Hib disease (Haemophilus influenzae type b)

Expand All

Haemophilus influenzae type b (Hib) is a bacterium which can cause a range of very serious diseases, particularly in children under the age of 5. There are very few cases of Hib disease in older children and adults. 60% of cases of Hib disease result in meningitis, often with septicaemia (severe blood poisoning). 15% of cases result in epiglottitis (inflammation of the epiglottis).

Even with medical treatment, about 1 in 20 children who develop Hib meningitis die. Before a vaccine was introduced, it is estimated that there were up to 1500 cases of Hib disease every year in the UK, leading to about 900 cases of meningitis and 60 deaths each year. 1 in 5 of the babies and children who survived Hib meningitis were left with severe long-term effects such as learning disabilities, seizures (fits) or deafness.

Before a vaccine was available, Hib disease was the main cause of meningitis in young children in the UK. It is now very rare in the UK, but worldwide it is still a major cause of death in children under 5. The World Health Organization estimates that Hib causes millions of cases of serious disease every year. About 200,000 young children died from Hib disease in 2008.

Hib disease – Matthew’s story

Three-year-old Matthew was hospitalised with Hib disease which almost killed him. He had not been vaccinated. Grateful thanks to PKIDs (Parents of Kids with Infectious Diseases) and Shot by Shot for permission to use this film.

Hib: A Family's Story (full video)


Click here for an accessible text transcript of this video



Hib disease usually causes meningitis, septicaemia or epiglottitis.


  • is the inflammation of the outer covering of the brain and spinal cord.
  • is very difficult to spot in the early stages.
  • Early symptoms are usually fever, vomiting, headache and feeling unwell, just like in many mild illnesses (but in babies under 3 months old there may be no sign of fever).
  • Other symptoms include high-pitched screaming in babies, being difficult to wake, and tense or bulging soft spot on head.
  • The disease progresses very quickly, and can kill in a matter of hours.


  • is inflammation of the epiglottis, the flap of cartilage which covers the windpipe.
  • can cause serious breathing difficulties, which may become life-threatening if not quickly treated.


  • is a serious form of blood poisoning
  • produces a rash in most cases, which is typically non-blanching (but not always, especially in the early stages)
  • may cause joint and limb pain
  • causes shock
  • can lead to skin scarring or limb amputations

See the Meningitis Research Foundation website for more detailed information on the signs and symptoms of meningitis and septicaemia.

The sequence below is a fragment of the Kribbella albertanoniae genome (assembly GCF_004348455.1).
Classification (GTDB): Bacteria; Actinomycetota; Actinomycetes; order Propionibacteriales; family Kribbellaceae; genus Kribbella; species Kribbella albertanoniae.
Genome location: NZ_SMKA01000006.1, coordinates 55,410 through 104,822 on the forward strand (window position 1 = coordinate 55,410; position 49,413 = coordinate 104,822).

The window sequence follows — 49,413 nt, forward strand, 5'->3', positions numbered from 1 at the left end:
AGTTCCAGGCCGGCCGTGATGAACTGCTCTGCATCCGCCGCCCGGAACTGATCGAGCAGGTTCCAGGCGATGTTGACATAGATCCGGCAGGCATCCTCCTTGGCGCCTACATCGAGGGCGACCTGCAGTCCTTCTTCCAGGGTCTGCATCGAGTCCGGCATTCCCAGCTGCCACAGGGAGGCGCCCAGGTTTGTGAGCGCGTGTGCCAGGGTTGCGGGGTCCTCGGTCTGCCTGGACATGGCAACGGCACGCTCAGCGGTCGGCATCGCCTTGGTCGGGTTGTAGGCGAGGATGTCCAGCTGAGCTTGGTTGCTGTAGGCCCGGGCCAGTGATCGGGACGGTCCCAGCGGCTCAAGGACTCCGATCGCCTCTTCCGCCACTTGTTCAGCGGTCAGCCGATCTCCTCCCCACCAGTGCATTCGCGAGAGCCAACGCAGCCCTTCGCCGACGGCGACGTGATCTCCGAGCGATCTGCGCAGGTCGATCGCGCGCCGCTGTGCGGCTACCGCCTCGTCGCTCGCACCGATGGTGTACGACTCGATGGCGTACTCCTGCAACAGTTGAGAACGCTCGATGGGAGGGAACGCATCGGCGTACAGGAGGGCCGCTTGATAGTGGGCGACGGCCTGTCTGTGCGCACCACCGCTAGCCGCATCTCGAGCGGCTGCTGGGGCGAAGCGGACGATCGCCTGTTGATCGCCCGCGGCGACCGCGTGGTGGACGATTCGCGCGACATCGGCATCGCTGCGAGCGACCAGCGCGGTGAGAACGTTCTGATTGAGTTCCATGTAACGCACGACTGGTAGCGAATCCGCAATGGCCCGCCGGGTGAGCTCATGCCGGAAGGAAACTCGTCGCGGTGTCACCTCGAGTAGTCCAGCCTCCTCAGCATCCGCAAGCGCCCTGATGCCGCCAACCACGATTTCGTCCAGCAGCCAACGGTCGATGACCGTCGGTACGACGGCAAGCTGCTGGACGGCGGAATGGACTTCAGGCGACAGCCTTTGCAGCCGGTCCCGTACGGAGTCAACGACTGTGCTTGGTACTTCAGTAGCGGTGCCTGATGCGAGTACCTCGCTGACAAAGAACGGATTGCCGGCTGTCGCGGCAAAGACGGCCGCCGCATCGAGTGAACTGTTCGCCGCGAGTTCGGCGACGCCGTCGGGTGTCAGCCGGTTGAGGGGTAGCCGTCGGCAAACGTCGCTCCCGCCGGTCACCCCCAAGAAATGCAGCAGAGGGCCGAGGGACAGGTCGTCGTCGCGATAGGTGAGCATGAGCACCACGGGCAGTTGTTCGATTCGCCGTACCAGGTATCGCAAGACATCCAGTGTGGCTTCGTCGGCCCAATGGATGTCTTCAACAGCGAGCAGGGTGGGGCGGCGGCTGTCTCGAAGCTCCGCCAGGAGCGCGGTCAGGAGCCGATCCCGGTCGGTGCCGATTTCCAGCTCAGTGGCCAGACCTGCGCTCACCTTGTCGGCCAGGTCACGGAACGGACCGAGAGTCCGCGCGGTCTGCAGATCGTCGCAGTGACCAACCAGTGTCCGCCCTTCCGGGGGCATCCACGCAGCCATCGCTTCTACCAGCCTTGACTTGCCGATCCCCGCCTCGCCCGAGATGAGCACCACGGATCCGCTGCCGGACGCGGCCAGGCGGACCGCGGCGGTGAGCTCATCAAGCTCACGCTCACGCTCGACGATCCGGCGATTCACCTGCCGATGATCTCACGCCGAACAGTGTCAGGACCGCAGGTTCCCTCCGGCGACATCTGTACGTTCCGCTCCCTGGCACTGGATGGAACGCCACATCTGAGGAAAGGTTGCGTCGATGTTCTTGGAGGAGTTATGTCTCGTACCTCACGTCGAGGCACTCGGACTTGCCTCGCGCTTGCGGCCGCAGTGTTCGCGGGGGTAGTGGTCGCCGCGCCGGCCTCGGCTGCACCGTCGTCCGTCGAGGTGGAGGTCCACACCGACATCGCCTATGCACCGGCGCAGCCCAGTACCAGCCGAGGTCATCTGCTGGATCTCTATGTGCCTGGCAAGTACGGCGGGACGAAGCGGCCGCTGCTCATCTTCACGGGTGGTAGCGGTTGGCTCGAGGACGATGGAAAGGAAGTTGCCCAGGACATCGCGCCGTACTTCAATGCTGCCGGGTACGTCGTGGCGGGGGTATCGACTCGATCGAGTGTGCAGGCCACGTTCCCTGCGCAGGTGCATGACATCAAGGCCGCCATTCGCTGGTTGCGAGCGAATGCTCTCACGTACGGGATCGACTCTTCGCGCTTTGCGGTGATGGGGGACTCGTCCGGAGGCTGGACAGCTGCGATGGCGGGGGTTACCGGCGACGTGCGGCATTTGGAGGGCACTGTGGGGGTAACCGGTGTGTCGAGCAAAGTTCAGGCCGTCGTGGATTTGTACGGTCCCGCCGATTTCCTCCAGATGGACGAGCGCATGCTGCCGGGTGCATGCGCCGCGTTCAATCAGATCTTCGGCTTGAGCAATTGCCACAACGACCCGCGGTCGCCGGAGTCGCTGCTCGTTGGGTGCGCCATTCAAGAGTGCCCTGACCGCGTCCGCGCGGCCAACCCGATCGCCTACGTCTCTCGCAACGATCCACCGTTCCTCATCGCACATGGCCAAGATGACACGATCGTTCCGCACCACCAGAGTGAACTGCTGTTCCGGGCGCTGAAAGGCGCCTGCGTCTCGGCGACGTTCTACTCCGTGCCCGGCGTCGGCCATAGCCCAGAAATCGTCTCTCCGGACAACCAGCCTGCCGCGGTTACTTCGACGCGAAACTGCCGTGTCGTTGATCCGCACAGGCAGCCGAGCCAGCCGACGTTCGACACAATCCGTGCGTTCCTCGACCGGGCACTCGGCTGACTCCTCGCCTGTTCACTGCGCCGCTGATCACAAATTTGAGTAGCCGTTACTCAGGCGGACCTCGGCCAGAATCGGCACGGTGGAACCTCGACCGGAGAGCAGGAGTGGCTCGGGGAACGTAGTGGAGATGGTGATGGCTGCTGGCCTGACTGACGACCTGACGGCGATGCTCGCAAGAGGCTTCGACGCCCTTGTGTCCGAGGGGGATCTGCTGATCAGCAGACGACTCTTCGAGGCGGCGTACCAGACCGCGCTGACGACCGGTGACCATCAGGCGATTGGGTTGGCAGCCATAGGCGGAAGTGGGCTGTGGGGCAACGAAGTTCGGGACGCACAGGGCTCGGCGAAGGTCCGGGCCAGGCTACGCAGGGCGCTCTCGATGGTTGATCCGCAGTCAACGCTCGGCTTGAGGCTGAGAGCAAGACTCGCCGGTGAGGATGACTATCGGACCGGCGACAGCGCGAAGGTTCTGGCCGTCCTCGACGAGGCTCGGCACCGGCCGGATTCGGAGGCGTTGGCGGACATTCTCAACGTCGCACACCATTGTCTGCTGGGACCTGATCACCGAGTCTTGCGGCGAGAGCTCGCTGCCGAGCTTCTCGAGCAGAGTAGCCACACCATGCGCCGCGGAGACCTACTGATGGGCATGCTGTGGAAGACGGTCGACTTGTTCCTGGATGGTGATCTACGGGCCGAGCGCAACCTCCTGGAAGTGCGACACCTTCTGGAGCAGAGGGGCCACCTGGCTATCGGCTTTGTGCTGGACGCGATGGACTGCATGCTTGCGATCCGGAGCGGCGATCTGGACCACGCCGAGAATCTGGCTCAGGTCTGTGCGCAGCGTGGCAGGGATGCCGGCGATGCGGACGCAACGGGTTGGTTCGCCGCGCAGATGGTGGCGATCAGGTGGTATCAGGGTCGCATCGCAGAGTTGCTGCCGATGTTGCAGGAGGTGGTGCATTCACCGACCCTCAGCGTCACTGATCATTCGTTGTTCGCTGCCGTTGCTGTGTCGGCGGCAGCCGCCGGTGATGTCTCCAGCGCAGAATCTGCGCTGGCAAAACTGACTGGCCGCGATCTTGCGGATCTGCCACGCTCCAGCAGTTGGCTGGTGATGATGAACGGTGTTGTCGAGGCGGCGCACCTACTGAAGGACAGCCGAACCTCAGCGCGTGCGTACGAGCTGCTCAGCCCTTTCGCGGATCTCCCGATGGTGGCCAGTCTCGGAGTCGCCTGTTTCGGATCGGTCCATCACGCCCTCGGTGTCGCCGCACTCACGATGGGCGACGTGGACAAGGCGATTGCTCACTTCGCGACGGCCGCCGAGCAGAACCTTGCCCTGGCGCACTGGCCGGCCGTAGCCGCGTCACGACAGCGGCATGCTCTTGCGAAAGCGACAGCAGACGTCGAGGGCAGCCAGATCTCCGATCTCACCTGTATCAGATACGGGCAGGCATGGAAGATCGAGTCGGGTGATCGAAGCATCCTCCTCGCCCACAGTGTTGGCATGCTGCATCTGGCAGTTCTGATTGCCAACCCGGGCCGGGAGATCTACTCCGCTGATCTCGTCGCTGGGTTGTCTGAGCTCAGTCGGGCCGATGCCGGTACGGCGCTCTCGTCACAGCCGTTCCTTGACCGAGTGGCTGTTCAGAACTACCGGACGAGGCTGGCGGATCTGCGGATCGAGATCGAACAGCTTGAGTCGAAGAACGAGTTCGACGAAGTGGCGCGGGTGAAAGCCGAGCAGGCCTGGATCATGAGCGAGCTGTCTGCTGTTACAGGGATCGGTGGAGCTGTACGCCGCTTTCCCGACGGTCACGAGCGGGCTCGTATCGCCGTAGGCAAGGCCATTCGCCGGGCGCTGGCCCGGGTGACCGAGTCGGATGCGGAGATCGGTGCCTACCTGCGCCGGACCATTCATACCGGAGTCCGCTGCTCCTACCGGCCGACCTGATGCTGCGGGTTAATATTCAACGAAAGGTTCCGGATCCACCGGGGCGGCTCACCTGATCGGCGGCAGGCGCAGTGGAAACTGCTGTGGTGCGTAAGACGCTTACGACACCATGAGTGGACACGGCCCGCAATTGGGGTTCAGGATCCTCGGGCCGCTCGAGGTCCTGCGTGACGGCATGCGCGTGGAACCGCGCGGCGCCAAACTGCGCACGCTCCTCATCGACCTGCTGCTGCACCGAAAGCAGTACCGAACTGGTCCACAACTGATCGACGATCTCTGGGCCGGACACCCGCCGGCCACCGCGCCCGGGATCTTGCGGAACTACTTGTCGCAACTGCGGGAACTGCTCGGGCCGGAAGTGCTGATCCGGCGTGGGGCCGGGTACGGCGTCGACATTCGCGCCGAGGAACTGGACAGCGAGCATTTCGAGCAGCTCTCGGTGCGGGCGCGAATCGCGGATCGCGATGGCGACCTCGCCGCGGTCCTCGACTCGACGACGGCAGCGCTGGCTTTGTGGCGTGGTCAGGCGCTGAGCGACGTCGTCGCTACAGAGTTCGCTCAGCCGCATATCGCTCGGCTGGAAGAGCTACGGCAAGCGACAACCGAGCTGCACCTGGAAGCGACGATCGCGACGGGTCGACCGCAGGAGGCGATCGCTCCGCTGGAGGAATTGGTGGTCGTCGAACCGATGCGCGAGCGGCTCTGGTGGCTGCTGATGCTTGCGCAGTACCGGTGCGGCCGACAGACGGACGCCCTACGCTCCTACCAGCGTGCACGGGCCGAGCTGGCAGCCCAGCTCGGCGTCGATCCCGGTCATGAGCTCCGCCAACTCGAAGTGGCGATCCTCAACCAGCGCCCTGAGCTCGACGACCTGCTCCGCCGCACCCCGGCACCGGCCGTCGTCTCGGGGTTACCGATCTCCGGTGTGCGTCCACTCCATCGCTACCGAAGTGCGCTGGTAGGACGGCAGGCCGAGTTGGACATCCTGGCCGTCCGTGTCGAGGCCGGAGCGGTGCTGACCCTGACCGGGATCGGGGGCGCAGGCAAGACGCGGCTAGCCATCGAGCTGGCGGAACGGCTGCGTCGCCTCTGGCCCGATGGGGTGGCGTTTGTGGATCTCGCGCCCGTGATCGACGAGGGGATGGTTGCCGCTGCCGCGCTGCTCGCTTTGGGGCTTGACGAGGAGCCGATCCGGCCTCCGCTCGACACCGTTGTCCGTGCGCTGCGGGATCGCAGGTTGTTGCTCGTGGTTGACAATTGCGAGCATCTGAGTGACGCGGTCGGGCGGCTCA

Hib disease can also cause:

  • severe pneumonia
  • septic arthritis (infection of the joints)
  • osteomyelitis (infection of the bones)
  • cellulitis (infection of the skin and underlying tissues)
  • pericarditis (infection of the lining around the heart)


Hib is spread through coughing, sneezing or close contact with someone who is infected or carrying the disease without knowing it. People (especially children under 4 years of age) can carry Hib bacteria in their nose and throat harmlessly, without showing signs of the disease. Before the Hib vaccine was introduced, about 4 in every 100 pre-school children carried the Hib bacteria in their throat. Since the vaccine was introduced in 1992, carriage rates have fallen below the level of detection in young children.


Babies in the UK are protected by the 5-in-1 vaccine (for babies born or or before 31st July 2017) or the 6-in-1 vaccine (for babies born on or after 1st August 2017). A booster dose is given in the Hib/MenC vaccine.

The Hib/MenC vaccine is also recommended for people with some long-term health conditions who are at greater risk of complications from Hib disease. See the vaccine page for more information.


Before the introduction of the vaccine in 1992, around one in every 600 children developed some form of invasive Hib disease before their fifth birthday. Read how two sisters developed Hib meningitis independently , and how one lost both her legs to the disease.

In 1991, the year before the vaccine was introduced, there were 759 reported cases of invasive Hib in children under five in England. In 2014, there were only 2 confirmed cases in this age group.

hib disease 1990 2014

Click here for an accessible text version of this graph

Source: Public Health England and the Health Protection Agency Archive  


Page last updated Thursday, April 28, 2022